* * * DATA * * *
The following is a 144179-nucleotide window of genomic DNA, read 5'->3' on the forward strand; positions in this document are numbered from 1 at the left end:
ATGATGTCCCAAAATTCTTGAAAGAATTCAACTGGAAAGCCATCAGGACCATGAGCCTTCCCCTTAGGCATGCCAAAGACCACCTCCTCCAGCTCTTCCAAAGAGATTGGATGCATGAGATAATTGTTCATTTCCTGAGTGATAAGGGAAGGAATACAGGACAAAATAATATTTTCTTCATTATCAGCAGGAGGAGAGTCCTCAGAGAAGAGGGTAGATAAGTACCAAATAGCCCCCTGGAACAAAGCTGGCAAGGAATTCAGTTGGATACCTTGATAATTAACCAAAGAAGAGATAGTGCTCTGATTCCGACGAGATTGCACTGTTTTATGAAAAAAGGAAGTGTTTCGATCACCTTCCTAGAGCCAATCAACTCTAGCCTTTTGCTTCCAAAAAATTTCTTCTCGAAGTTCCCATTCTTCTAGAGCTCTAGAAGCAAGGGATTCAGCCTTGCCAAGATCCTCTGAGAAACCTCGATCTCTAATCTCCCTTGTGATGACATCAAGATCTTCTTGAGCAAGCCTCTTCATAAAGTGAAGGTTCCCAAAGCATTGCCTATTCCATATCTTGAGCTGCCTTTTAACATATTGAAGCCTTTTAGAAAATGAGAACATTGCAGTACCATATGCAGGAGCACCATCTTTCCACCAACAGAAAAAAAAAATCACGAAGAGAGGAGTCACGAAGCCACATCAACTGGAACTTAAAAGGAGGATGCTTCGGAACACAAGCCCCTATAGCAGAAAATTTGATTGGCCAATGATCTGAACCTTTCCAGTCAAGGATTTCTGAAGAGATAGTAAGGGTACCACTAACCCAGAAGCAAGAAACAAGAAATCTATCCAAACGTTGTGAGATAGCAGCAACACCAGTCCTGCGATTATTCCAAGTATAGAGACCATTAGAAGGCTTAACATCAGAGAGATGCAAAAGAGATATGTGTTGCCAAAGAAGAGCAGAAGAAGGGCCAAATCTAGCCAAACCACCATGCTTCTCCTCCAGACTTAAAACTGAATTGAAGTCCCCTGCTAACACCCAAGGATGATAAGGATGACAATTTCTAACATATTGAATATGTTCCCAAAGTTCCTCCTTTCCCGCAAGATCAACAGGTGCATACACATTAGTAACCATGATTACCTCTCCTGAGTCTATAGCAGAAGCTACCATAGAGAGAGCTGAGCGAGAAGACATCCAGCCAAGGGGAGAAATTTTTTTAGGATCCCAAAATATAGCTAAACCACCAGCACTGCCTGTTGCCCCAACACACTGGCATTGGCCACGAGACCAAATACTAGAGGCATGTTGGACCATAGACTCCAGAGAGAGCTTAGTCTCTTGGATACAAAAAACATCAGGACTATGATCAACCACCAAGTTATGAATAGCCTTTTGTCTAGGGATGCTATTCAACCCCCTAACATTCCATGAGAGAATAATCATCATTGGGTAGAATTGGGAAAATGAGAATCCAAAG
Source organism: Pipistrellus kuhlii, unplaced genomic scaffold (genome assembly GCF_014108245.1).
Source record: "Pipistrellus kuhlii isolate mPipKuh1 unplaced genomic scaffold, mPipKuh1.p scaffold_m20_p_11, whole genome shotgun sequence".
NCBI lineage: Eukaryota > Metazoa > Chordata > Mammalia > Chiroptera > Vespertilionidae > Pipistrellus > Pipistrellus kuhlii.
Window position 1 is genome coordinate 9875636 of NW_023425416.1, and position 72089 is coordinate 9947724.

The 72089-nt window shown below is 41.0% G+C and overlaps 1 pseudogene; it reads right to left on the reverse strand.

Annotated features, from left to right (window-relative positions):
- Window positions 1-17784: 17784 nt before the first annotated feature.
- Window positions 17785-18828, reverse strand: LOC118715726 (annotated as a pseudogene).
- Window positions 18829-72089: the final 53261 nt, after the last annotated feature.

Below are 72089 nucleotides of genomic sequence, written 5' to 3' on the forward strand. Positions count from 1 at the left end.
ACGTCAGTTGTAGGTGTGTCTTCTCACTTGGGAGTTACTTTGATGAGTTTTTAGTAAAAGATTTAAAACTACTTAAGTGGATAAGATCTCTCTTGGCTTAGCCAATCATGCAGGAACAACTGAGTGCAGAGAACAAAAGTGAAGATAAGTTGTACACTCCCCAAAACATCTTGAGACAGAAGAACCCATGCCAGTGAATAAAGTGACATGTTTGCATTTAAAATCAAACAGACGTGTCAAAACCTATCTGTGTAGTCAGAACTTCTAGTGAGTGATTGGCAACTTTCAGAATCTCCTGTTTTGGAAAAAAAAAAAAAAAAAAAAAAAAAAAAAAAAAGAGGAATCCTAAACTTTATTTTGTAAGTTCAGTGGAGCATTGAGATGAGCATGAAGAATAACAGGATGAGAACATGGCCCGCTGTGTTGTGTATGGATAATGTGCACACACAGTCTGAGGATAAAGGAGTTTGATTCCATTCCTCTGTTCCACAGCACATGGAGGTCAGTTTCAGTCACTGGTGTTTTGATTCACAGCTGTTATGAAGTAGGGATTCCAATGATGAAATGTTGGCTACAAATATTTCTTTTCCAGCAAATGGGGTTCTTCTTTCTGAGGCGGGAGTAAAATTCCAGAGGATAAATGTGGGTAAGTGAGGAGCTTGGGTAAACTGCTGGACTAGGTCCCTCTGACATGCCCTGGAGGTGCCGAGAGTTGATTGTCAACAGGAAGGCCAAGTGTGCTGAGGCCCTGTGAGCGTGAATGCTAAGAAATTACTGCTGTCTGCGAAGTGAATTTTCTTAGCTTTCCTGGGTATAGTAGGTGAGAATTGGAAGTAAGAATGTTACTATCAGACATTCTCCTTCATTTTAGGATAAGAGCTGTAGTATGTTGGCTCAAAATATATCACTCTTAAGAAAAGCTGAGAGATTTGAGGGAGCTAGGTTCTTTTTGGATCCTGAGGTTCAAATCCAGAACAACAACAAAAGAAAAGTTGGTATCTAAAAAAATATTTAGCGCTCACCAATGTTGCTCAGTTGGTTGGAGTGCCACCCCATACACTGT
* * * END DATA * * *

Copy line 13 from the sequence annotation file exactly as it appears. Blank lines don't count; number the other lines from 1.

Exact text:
ACGTCAGTTGTAGGTGTGTCTTCTCACTTGGGAGTTACTTTGATGAGTTTTTAGTAAAAGATTTAAAACTACTTAAGTGGATAAGATCTCTCTTGGCTTAGCCAATCATGCAGGAACAACTGAGTGCAGAGAACAAAAGTGAAGATAAGTTGTACACTCCCCAAAACATCTTGAGACAGAAGAACCCATGCCAGTGAATAAAGTGACATGTTTGCATTTAAAATCAAACAGACGTGTCAAAACCTATCTGTGTAGTCAGAACTTCTAGTGAGTGATTGGCAACTTTCAGAATCTCCTGTTTTGGAAAAAAAAAAAAAAAAAAAAAAAAAAAAAAAAAGAGGAATCCTAAACTTTATTTTGTAAGTTCAGTGGAGCATTGAGATGAGCATGAAGAATAACAGGATGAGAACATGGCCCGCTGTGTTGTGTATGGATAATGTGCACACACAGTCTGAGGATAAAGGAGTTTGATTCCATTCCTCTGTTCCACAGCACATGGAGGTCAGTTTCAGTCACTGGTGTTTTGATTCACAGCTGTTATGAAGTAGGGATTCCAATGATGAAATGTTGGCTACAAATATTTCTTTTCCAGCAAATGGGGTTCTTCTTTCTGAGGCGGGAGTAAAATTCCAGAGGATAAATGTGGGTAAGTGAGGAGCTTGGGTAAACTGCTGGACTAGGTCCCTCTGACATGCCCTGGAGGTGCCGAGAGTTGATTGTCAACAGGAAGGCCAAGTGTGCTGAGGCCCTGTGAGCGTGAATGCTAAGAAATTACTGCTGTCTGCGAAGTGAATTTTCTTAGCTTTCCTGGGTATAGTAGGTGAGAATTGGAAGTAAGAATGTTACTATCAGACATTCTCCTTCATTTTAGGATAAGAGCTGTAGTATGTTGGCTCAAAATATATCACTCTTAAGAAAAGCTGAGAGATTTGAGGGAGCTAGGTTCTTTTTGGATCCTGAGGTTCAAATCCAGAACAACAACAAAAGAAAAGTTGGTATCTAAAAAAATATTTAGCGCTCACCAATGTTGCTCAGTTGGTTGGAGTGCCACCCCATACACTGT